Is there a "skills gap" that's hurting U.S. manufacturing? This is an issue that's been on the agenda of many in the plastics industry for as long as I can remember. Sometimes other more pressing problems push it to the back burner. But when you talk to company managers, you can always spark a conversation by asking whether schools are doing an adequate job preparing young people for the workplace. Recently, a group called the National Assessment Governing Board put out two reports as part of the Nation's Report Card project, which measures the results of our education system. The National Association of Manufacturers, a Washington-based trade group, took a look at the report and warned that "current achievement scores are disheartening, and act as further evidence of the increasing need to reform our high schools to get the job done. NAM President John Engler said:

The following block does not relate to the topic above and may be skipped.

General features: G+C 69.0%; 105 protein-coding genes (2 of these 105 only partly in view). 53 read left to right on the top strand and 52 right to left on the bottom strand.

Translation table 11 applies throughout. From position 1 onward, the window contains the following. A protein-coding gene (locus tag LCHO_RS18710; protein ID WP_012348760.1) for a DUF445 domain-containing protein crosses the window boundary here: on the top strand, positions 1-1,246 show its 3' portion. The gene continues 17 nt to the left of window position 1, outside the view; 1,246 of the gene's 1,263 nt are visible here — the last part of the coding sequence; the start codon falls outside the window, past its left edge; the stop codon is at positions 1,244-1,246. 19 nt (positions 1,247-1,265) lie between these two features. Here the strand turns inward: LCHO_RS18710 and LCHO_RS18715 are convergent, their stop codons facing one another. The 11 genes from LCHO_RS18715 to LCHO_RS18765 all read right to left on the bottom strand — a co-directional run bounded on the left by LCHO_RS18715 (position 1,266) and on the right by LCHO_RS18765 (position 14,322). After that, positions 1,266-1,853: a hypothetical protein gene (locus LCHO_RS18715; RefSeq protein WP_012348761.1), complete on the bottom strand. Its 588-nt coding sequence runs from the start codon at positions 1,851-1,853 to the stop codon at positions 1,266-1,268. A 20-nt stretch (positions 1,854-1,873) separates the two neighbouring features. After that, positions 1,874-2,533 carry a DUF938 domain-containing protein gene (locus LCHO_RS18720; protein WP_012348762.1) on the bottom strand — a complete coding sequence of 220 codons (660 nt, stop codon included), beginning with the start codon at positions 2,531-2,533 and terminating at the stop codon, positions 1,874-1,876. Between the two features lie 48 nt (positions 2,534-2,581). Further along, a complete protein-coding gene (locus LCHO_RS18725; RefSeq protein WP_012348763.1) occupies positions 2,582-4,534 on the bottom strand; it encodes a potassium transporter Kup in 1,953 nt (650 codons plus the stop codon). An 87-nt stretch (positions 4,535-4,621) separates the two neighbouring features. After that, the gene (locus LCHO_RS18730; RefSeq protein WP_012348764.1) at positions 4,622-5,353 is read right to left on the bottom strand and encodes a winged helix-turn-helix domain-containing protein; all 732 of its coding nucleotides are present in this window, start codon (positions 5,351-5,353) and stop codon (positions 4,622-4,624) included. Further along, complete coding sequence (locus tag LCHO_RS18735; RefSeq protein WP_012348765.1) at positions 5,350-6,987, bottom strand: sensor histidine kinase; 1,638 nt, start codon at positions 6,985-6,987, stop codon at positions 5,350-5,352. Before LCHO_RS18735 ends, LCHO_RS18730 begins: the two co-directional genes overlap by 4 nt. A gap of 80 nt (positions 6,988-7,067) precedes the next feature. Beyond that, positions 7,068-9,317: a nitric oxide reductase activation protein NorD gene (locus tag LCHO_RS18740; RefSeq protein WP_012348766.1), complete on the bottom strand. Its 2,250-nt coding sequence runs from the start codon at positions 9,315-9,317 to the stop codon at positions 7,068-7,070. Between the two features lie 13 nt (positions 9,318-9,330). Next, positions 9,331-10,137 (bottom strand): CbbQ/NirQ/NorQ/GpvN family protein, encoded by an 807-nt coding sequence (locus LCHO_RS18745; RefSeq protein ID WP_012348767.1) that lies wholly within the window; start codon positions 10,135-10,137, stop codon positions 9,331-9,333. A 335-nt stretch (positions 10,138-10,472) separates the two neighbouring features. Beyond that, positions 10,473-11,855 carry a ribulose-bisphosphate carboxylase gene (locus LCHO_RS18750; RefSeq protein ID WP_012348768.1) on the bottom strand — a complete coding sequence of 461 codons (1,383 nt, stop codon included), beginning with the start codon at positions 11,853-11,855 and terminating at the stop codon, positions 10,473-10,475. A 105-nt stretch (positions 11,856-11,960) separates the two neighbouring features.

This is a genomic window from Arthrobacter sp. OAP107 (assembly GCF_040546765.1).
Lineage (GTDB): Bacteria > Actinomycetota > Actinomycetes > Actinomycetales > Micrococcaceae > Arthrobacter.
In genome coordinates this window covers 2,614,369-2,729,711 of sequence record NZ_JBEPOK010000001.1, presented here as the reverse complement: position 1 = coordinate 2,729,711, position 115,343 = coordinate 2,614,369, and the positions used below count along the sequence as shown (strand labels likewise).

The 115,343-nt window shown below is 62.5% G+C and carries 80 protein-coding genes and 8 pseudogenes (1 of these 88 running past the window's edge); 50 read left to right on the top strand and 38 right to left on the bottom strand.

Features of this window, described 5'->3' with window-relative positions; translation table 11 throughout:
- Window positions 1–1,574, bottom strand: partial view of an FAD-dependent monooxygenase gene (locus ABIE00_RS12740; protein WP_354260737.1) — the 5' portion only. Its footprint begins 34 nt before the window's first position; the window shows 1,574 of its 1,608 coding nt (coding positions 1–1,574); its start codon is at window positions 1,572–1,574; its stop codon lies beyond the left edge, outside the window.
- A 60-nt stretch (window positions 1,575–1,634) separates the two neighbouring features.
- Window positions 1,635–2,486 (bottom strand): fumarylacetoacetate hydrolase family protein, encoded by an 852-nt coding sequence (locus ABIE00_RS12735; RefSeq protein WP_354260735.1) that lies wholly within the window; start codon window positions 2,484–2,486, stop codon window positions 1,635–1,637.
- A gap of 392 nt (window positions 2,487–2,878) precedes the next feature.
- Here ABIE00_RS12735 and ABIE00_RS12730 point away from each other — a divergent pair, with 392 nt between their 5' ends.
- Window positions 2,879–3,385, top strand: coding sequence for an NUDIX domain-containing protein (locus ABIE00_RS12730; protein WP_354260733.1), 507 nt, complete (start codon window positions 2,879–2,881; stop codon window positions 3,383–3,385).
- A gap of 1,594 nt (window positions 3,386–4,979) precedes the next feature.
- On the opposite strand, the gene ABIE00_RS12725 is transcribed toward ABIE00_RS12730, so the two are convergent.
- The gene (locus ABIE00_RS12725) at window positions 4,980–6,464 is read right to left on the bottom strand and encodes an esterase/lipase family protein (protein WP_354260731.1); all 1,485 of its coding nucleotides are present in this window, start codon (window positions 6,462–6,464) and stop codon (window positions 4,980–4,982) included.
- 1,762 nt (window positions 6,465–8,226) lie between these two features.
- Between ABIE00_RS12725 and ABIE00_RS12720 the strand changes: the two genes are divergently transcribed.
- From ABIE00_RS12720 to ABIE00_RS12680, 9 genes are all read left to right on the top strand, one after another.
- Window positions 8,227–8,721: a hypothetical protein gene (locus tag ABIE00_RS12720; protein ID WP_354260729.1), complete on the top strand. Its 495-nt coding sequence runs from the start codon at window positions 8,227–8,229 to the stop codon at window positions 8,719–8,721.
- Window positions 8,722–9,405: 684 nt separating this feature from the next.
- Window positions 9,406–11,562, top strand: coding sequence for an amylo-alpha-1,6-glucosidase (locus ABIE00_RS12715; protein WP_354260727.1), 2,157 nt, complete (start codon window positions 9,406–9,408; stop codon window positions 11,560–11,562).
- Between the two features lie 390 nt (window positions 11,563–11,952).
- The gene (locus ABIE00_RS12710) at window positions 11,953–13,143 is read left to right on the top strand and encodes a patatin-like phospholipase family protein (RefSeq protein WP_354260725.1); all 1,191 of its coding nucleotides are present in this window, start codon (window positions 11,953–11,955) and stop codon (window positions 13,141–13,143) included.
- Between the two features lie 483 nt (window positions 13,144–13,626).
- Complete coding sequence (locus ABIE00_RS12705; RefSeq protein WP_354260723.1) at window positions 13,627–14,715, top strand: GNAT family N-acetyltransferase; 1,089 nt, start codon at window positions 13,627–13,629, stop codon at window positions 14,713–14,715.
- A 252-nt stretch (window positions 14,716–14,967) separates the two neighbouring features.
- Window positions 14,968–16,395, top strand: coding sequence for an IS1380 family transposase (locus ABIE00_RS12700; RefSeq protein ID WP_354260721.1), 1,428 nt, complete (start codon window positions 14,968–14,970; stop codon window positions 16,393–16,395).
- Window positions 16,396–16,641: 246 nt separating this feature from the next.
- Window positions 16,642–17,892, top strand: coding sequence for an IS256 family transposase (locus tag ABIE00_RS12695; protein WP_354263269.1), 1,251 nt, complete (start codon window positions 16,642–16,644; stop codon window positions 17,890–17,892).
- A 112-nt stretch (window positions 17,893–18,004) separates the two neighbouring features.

We need young people who can adapt to the changing, high-tech workplace. In a modern facility, employees are more likely to be calibrating with a computer than pounding with a hammer. However, the skills needed to compete in a 21st Century workforce are just those that our graduates are having the hardest time achieving – math, reading and science.Engler's biggest concerns: the average 12th grade reading score was the lowest since 1992, and less than 25 percent of 12th-graders scored at or above the proficient level in math.